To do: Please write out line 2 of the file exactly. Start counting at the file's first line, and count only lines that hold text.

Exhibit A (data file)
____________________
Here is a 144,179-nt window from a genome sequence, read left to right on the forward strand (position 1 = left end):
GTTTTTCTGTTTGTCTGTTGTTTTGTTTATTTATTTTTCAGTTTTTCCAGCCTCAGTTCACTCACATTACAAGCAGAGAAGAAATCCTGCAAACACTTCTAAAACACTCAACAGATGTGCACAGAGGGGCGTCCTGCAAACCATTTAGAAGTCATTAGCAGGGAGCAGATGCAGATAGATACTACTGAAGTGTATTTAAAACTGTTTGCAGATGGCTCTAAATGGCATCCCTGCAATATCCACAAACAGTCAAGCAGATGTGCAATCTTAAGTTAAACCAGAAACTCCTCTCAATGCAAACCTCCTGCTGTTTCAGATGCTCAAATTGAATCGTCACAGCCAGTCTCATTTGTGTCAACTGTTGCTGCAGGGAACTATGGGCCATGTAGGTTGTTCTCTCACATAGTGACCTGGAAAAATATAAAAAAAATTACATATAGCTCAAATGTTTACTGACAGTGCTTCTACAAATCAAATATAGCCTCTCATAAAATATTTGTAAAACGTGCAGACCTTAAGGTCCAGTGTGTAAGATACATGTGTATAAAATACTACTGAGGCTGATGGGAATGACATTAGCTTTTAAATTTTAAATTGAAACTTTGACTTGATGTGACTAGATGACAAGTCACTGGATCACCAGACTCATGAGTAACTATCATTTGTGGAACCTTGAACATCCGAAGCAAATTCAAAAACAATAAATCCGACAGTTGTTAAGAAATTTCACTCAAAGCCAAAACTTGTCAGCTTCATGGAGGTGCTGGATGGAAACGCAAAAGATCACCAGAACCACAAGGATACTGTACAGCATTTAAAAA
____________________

GTTTTTCTGTTTGTCTGTTGTTTTGTTTATTTATTTTTCAGTTTTTCCAGCCTCAGTTCACTCACATTACAAGCAGAGAAGAAATCCTGCAAACACTTCTAAAACACTCAACAGATGTGCACAGAGGGGCGTCCTGCAAACCATTTAGAAGTCATTAGCAGGGAGCAGATGCAGATAGATACTACTGAAGTGTATTTAAAACTGTTTGCAGATGGCTCTAAATGGCATCCCTGCAATATCCACAAACAGTCAAGCAGATGTGCAATCTTAAGTTAAACCAGAAACTCCTCTCAATGCAAACCTCCTGCTGTTTCAGATGCTCAAATTGAATCGTCACAGCCAGTCTCATTTGTGTCAACTGTTGCTGCAGGGAACTATGGGCCATGTAGGTTGTTCTCTCACATAGTGACCTGGAAAAATATAAAAAAAATTACATATAGCTCAAATGTTTACTGACAGTGCTTCTACAAATCAAATATAGCCTCTCATAAAATATTTGTAAAACGTGCAGACCTTAAGGTCCAGTGTGTAAGATACATGTGTATAAAATACTACTGAGGCTGATGGGAATGACATTAGCTTTTAAATTTTAAATTGAAACTTTGACTTGATGTGACTAGATGACAAGTCACTGGATCACCAGACTCATGAGTAACTATCATTTGTGGAACCTTGAACATCCGAAGCAAATTCAAAAACAATAAATCCGACAGTTGTTAAGAAATTTCACTCAAAGCCAAAACTTGTCAGCTTCATGGAGGTGCTGGATGGAAACGCAAAAGATCACCAGAACCACAAGGATACTGTACAGCATTTAAAAA